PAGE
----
For much of the ’80s and ’90s, Michael J. Fox was one of America’s favorite stars, which is why the news that he had Parkinson’s disease landed like such a shocking blow to the collective culture. Still: A Michael J. Fox Movie is the endearing and affecting story of the beloved Family Ties and Back to the Future actor’s journey from Canada to Hollywood to the forefront of a fight against an incurable malady. Its poignancy and humor is amplified by its canny decision to let Fox tell his own tale.
An Inconvenient Truth director Davis Guggenheim places Fox front-and-center throughout Still: A Michael J. Fox Movie, with close-up interviews between filmmaker and star affording the former a chance to draw audiences near to his subject, and the latter an opportunity to candidly discuss his ups and downs while radiating the charisma that first made him a TV and movie sensation.
From the moment he arrived on NBC’s Family Ties, Fox was a whirlwind of witty charm. As a result, arguably the most touching component of Guggenheim’s documentary—premiering at this year’s Sundance Film Festival ahead of its forthcoming Apple TV+ debut—is the revelation that, despite wrestling with a condition that’s transformed the way he looks, acts and interacts with the world, he hasn’t let his ailment dim his irrepressible magnetism and winning sense of humor.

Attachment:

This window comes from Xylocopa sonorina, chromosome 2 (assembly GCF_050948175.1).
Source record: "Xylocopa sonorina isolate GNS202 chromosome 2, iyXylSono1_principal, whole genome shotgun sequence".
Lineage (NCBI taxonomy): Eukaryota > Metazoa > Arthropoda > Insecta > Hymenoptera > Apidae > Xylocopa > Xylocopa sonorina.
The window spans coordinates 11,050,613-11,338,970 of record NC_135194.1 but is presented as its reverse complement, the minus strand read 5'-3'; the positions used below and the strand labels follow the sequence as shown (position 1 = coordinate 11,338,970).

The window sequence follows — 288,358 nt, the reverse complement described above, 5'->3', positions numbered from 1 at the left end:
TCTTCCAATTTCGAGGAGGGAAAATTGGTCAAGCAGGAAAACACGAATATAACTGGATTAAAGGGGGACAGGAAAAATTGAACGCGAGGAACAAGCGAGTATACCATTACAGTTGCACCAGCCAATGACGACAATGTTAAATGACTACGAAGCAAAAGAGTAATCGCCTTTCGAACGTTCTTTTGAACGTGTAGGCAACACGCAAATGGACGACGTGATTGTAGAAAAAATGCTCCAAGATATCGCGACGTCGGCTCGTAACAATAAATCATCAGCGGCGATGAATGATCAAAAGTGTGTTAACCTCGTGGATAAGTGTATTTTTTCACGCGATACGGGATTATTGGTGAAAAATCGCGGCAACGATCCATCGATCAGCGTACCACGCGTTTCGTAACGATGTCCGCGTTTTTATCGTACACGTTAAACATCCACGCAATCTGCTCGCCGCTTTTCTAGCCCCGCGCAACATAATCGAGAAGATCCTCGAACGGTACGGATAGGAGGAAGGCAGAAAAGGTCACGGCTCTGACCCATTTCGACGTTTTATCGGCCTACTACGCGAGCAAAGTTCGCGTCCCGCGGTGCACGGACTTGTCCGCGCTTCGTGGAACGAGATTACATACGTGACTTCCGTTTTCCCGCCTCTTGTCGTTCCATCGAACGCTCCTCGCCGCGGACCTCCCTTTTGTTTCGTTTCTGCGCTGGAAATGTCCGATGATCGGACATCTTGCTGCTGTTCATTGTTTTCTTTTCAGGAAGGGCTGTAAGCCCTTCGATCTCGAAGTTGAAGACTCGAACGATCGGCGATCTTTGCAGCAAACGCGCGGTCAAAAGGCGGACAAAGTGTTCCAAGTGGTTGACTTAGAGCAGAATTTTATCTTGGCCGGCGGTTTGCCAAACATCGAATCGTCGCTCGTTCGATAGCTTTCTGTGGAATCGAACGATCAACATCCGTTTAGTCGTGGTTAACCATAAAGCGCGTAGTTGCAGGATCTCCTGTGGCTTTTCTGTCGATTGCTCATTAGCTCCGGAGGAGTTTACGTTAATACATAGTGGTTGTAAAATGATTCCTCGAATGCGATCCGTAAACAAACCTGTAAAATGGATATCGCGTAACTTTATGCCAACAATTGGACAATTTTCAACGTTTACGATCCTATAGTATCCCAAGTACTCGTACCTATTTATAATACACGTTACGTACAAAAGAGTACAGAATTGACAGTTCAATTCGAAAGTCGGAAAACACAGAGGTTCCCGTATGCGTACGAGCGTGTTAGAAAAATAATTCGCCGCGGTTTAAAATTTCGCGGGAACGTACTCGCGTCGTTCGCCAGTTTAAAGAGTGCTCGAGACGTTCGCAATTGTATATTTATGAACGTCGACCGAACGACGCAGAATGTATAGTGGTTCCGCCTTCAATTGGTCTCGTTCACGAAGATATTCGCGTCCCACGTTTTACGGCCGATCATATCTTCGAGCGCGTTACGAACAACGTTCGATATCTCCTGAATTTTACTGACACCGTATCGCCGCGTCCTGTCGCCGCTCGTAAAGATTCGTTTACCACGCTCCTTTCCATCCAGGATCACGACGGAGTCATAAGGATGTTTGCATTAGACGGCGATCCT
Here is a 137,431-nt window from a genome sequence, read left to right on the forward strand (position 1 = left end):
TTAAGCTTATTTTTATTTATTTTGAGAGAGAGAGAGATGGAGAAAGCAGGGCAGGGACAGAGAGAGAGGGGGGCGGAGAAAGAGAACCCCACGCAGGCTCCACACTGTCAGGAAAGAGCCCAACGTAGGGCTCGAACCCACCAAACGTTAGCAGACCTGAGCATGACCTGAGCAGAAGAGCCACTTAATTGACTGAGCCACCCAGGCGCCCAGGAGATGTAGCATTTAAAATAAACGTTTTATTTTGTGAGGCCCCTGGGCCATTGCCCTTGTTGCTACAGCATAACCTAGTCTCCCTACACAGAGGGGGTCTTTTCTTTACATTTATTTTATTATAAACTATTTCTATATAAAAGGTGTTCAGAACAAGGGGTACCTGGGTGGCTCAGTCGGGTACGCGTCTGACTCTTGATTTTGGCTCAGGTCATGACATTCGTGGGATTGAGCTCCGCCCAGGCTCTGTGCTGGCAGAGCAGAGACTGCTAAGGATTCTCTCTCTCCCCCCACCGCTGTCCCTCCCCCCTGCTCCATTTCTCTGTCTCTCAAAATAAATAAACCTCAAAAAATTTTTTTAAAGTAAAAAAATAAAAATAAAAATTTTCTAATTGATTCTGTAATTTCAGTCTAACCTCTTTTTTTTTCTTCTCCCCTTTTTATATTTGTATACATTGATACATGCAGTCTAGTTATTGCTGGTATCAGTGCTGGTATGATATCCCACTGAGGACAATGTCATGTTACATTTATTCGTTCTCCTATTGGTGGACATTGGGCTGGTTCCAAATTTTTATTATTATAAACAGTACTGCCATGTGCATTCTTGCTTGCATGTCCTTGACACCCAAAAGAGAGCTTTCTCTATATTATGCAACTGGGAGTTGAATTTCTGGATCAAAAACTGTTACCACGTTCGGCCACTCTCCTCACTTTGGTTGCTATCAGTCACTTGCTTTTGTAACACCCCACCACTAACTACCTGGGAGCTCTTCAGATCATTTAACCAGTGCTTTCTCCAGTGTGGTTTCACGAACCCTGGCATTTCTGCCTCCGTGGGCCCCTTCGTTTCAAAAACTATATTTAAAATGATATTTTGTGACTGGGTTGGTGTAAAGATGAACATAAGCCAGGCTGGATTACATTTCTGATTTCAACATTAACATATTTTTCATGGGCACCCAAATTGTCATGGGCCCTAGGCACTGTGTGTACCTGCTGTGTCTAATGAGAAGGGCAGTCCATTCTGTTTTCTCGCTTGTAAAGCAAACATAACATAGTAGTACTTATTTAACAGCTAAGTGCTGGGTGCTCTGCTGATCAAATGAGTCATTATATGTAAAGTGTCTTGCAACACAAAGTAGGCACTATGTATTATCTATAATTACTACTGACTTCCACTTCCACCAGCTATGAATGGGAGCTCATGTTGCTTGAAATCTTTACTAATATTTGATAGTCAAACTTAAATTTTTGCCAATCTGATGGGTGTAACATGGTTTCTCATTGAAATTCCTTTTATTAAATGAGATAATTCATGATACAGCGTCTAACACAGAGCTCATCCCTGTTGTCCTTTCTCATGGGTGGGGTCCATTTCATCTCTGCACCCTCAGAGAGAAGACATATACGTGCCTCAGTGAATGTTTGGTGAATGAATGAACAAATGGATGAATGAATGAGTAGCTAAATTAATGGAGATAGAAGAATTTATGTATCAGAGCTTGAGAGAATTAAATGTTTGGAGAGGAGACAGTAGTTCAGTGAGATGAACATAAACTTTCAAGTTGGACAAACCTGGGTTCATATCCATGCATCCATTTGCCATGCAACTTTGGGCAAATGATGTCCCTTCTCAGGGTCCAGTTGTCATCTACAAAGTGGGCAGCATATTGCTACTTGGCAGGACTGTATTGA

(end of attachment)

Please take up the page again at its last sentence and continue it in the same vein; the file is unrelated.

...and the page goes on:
Sitting in a study, Fox describes the feeling of biding time until his Parkinson’s medication takes hold (he refers to it as “waiting for the bus”), details the numerous injuries that are an inevitable component of his day-to-day (and can’t be avoided simply by “being careful”), and the heroic commitment and love of his wife Tracy Pollan, whom he praises for assuming an onerous burden that wasn’t hers to shoulder.
In those instances, Fox is all the more admirable for tackling his obstacles head-on, his pragmatism as staunch as his comedic instincts are sharp. Even when pressed about why he doesn’t talk about his perpetual discomfort, he’s both forthright (“I am in pain!”) and yet unwilling to dwell on it, instead barreling forward with inspiring full-speed-ahead determination.
Motion is central to Still: A Michael J. Fox Movie, since as Fox himself admits, his on-screen presence was defined by—and his characters were shaped through—hasty, exuberant movement. Plentiful footage of Fox racing across the screen captures his youthful exuberance, just as scenes from his most famous projects (Family Ties, Back to the Future, The Sweet Smell of Success) convey his megawatt appeal. Guggenheim’s documentary, however, reveals that Fox’s stardom was not always a sure thing.
Fox’s diminutive stature and boyish appearance proved to be an initial social curse (if an eventual professional advantage), and his adolescence was marked by bad grades and car crash-punctuated delinquency. He only found himself courtesy of his high school’s drama department, but even after convincing his father to relocate with him to Los Angeles, where he nabbed bit parts, Fox quickly found himself on the precipice of destitution.